Valley fireworks rules for New Year's Eve celebrationsPosted: Updated:
PHOENIX -- It’s almost time to ring in 2015! And if fireworks are part of your celebration, there are new rules you need to know about.
Many Valley cities, including Phoenix, used to ban all fireworks all year. But a state law passed last spring makes certain fireworks legal across the Valley for the time around New Year’s Eve and Independence Day.
Big fireworks that explode and go up in the air are still best (and legally) left to the pros, according to the Mesa Fire Department.
“That comes down to property conservation because those are directly related to the damage they can cause here. And with our dry weather, most times [fires] are connected to the fact that [fireworks] are either aerial or have an explosive component which allows them to spread fire,” said Dept. Chief Forrest Smith, Mesa Fire Department.
There are three tiers of fireworks in our state – only two of them being legal.
Sparklers, smoke bombs and other novelty items can be purchased and used year-round.
Fountains and other ground-based sparkling devices are seasonal and may be used June 24th – July 6th and Dec. 24th – Jan 3rd.
But pretty much anything that goes boom or goes up in the air is illegal to buy or use in Arizona.
“Those are the ones a consumer could get in another state or buy in another country which might be legal there, but those actually let off a report or go airborne,” said Smith, noting that the common firecracker is among those on the illegal list.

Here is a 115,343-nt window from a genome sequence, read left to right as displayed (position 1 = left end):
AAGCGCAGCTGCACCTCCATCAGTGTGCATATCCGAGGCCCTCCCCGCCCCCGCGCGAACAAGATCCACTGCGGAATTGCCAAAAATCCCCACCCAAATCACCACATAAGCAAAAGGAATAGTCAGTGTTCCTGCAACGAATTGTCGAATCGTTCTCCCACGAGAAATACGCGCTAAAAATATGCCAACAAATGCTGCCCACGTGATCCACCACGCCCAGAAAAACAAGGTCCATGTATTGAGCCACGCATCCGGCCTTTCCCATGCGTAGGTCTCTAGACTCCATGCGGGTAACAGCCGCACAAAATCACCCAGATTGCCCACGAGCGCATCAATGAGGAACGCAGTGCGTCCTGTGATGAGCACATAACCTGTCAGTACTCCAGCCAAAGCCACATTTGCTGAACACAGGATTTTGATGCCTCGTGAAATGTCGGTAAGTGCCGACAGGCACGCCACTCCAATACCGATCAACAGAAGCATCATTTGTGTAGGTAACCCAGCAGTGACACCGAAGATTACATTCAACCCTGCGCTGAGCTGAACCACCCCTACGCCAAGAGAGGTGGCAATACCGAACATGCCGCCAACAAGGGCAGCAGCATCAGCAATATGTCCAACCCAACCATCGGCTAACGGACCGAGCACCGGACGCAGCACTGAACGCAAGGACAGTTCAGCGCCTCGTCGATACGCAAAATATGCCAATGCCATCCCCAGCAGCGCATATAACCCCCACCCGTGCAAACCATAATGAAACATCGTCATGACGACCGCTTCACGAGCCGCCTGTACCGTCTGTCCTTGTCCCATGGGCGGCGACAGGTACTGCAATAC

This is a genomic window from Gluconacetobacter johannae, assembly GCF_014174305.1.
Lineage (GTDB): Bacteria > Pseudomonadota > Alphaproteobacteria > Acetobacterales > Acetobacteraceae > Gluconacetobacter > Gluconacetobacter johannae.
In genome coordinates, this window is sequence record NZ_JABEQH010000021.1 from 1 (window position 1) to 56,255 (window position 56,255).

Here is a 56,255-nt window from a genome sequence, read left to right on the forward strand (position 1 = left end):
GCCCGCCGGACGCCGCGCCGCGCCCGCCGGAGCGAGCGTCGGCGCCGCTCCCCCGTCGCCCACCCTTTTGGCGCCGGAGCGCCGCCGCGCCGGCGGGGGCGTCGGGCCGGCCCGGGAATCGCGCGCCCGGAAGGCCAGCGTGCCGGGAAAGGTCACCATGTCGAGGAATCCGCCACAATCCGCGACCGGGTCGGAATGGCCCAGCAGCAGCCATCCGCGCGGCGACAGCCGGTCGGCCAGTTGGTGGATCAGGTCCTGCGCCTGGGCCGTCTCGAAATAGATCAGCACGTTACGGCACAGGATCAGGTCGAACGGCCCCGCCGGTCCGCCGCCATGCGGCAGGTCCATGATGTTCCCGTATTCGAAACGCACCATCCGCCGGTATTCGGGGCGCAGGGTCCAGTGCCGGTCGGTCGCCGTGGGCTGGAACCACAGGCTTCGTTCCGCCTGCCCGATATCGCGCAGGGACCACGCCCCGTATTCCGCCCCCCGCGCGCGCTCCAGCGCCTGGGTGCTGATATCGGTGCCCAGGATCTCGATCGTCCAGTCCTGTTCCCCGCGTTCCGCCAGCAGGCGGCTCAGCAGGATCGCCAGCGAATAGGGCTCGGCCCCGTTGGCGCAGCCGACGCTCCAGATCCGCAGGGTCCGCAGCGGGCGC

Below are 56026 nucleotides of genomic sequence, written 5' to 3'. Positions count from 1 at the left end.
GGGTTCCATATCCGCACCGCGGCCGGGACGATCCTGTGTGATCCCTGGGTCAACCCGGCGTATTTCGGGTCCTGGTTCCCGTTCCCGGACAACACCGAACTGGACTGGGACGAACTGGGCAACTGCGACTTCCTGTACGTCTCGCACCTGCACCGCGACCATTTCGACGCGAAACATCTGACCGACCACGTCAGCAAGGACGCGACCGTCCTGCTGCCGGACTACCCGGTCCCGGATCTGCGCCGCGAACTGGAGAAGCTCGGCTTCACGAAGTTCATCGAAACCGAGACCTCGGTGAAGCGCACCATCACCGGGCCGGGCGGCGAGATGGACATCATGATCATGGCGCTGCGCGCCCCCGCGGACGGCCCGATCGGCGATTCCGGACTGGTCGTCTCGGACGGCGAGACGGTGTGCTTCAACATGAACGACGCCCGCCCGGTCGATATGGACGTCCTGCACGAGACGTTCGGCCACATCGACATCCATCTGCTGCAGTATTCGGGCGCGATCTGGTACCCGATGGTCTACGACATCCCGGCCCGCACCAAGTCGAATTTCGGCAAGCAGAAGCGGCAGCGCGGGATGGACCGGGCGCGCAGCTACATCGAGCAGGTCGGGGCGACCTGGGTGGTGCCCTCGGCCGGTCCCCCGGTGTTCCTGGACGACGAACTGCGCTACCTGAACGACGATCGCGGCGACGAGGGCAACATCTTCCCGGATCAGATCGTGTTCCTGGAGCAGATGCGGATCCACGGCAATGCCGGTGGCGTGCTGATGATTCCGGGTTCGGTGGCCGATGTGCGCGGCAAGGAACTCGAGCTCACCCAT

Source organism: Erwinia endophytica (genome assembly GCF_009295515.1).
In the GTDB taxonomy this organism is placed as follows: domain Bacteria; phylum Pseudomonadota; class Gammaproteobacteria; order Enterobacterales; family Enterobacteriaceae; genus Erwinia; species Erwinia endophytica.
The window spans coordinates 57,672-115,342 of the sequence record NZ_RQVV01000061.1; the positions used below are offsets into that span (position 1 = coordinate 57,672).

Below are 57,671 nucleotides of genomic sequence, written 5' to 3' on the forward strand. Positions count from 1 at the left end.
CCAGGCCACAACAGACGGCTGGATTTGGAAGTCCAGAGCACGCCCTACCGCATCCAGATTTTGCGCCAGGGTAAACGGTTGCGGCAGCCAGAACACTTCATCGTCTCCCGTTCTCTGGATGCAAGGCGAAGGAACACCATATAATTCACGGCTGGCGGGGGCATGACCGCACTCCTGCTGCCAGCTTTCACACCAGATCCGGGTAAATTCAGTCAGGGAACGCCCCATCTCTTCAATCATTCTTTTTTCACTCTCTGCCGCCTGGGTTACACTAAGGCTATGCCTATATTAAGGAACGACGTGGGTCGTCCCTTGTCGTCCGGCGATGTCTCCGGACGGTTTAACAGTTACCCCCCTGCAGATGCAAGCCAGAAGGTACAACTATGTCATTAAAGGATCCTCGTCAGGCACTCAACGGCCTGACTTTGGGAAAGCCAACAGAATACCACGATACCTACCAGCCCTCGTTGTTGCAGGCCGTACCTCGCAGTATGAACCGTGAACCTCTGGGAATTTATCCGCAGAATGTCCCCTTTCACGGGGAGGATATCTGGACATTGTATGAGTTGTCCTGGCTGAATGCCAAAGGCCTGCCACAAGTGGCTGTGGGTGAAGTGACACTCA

There used to be a hodgepodge of rules about where and when fireworks could be used but the new law passed last spring took away municipal discretion in Maricopa and Pima counties. That means the rules mentioned above generally apply in all cities and towns across the Valley.
“Just a few years ago different cities had different policies, or laws in place,” said Smith. “What that law did is put uniform laws in place across the state and took away the confusion for the consumer."
A basic rule of thumb is anything you buy here can be used here. If you’re still unsure, most municipalities have a fireworks section on their website with further clarification.
Fines for breaking the rules run anywhere from $150 to $1,000.